For what have I to do with judging outsiders? Do you not judge those who are within [the church]? But those who are outside, God judges. REMOVE THE WICKED MAN FROM AMONG YOURSELVES.
1 Corinthians 5:12-13
The context of this morning’s verse is Paul’s admonition of the Corinthian church to discipline a man who was part of their fellowship. This man was openly committing a sin that, Paul says in verse one, immorality of such a kind as does not exist even among the Gentiles. The man in question was involved in a sexual relationship with his father’s wife. I do not know if this means that there was some Oedipal stuff going on or if the man’s mother had died and this was his step-mom. Paul’s point is that the man is openly involved in adultery and the married woman with whom he is committing that sin is his own father’s wife. Add to his adultery dishonoring his father.
With that as hi backdrop, Paul instructs the church at Corinth regarding judgment. There are two basic groups, as far as The Bible is concerned: those inside the church and those outside; the believer and the non-believer. Paul writes that these two groups need to be treated differently.
I love how he phrases the “instruction” (it is actually a rhetorical question) about dealing with those outside the church. For what have I to do with judging outsiders? The non-believer is not a member of the body of Christ. The non-believer is not acting as a representative of Christ to the world. It is not my business to condemn the actions of those outside the body. God gave them the Ten Commandments, same as He gave them to me. God gave those people a conscience, same as He gave one to me. And God has sent people, like me, to warn that actions have consequences and transgression of God’s Law results in spiritual death. I need not go any further than that. I do not need to defend God’s Law or condemn the person. Stepping across the line of God’s Law results in spiritual death. The only way to not die is to trust that Christ’s death was offered in my place and is sufficient to pay the debt I owe. After that, it is a matter of following Him and submitting to His rule over my life.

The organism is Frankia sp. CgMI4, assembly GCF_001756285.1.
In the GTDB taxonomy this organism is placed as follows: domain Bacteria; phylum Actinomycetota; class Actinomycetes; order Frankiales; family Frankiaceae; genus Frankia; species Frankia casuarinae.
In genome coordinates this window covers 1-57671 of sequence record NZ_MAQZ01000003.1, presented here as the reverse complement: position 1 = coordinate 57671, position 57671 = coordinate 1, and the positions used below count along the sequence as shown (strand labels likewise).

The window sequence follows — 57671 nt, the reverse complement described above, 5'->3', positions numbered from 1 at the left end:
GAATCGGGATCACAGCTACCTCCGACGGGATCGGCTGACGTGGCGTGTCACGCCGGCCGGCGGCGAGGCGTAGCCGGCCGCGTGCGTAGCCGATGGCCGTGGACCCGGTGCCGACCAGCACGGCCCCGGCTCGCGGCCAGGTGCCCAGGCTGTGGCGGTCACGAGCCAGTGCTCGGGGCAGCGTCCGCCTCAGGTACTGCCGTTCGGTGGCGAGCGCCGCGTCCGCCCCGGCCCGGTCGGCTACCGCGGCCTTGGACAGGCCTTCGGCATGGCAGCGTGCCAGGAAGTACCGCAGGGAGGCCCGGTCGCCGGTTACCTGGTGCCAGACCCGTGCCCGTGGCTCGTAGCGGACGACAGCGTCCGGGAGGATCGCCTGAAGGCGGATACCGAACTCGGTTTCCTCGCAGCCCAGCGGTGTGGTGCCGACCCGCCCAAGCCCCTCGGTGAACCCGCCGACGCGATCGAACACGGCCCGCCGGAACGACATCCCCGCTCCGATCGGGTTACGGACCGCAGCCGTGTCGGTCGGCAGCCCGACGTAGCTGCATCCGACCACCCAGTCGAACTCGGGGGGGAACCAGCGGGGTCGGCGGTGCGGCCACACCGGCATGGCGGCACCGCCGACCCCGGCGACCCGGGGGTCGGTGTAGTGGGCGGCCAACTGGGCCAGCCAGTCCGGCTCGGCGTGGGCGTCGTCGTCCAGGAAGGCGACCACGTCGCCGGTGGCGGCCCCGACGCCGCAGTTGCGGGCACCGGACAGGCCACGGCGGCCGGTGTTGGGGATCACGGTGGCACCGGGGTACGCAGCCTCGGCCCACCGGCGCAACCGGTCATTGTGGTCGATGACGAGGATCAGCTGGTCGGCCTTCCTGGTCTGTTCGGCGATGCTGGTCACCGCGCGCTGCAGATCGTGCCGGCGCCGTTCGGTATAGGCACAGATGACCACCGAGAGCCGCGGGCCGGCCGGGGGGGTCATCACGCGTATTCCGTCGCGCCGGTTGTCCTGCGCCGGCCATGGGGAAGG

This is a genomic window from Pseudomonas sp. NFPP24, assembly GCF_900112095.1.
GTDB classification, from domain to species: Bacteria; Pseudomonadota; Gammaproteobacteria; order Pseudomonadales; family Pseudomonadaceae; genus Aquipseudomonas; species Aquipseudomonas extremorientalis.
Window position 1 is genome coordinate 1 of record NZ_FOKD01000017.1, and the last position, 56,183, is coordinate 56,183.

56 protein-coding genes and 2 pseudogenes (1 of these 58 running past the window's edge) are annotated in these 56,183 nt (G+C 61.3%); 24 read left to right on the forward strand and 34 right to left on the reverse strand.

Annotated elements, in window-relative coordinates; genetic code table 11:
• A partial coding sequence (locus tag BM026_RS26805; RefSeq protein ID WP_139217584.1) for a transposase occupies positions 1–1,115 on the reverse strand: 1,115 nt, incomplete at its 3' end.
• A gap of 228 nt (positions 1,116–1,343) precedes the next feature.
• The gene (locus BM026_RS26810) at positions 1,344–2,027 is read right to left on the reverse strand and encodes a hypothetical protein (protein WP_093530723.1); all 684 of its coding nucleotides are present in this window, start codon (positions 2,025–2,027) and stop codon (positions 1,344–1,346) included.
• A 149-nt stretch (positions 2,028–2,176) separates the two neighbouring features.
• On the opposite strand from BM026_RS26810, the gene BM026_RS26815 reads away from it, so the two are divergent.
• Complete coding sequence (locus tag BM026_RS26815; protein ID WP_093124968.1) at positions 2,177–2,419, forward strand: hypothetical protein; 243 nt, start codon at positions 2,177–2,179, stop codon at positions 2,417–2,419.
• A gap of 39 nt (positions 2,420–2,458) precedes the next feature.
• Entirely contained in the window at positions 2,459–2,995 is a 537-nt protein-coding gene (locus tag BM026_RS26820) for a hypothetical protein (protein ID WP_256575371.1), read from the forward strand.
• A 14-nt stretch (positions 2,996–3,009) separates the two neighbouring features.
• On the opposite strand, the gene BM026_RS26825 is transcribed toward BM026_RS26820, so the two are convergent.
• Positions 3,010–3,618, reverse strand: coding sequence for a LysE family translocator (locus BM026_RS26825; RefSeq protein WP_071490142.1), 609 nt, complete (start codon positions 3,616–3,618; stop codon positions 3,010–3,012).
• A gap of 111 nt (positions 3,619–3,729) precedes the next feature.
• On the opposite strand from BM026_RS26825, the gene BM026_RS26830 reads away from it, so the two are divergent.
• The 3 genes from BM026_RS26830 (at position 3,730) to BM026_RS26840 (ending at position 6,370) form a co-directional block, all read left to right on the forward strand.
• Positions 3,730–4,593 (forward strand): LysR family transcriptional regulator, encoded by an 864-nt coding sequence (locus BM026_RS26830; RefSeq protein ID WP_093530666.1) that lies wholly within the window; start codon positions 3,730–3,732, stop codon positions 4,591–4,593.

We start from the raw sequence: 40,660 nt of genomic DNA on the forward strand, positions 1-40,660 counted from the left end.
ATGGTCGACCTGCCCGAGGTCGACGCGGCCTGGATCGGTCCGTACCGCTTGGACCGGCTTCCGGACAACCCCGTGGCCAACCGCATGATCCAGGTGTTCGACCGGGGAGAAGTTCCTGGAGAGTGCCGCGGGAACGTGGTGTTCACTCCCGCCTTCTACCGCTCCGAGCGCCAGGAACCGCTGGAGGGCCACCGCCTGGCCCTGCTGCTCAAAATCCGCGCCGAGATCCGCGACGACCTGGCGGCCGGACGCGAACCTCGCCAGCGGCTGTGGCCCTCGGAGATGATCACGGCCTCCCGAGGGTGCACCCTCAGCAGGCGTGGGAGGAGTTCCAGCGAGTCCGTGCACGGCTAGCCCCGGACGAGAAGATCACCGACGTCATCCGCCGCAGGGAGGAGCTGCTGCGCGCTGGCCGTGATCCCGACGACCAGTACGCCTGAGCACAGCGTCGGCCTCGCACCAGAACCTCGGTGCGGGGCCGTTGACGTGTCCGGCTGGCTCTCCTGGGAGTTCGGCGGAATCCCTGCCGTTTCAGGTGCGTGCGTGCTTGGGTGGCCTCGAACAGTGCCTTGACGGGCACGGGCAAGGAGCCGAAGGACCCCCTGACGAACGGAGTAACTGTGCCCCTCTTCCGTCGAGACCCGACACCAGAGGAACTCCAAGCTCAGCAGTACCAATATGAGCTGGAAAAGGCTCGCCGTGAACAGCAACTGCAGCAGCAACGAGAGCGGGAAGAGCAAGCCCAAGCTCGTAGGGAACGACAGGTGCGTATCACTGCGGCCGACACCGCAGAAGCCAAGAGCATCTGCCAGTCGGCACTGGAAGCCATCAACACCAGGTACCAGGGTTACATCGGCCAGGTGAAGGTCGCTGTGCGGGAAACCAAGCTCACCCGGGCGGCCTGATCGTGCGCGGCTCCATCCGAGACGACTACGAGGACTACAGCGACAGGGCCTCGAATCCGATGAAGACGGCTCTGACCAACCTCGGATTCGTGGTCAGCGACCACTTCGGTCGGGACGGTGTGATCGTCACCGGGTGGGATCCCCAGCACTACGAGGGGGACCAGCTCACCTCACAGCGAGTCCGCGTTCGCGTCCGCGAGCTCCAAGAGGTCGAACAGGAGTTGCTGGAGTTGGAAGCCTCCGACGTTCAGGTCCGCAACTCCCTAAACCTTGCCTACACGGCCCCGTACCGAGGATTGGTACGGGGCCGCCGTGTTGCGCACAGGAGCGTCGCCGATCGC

But those within the church I am definitely to be a part of disciplining. If I know that I know that I know that someone is engaged in a sin and not making any efforts to be free from it, then there needs to be action taken. God does not condemn those who are still trying to overcome sin. He helps them. God does, however, have strong words for those who claim to trust in Christ’s atoning death and then live as if they were free to commit any and every sin imaginable without remorse or repentance. God, through Paul, calls me to cut that sort of person off; have nothing to do with them. The intent is that the body of Christ would dissociate from that person while still praying for them to repent and be ready to welcome them back if they do. God is not looking for me to shove the person into Hell, but rather to let them have their way and not give them the illusion that their actions are approved by God or His people. If I say nothing, then my silence approves. If I speak out, then God may begin to convict and work in that person’s life.
Where am I this morning? Am I judging those outside the church? If yes, then I need to stop. That is not my place. Am I agreeing with God’s statements about what should go in within His church? If yes, am I cooperating when disciplinary actions are taken by the body of Christ?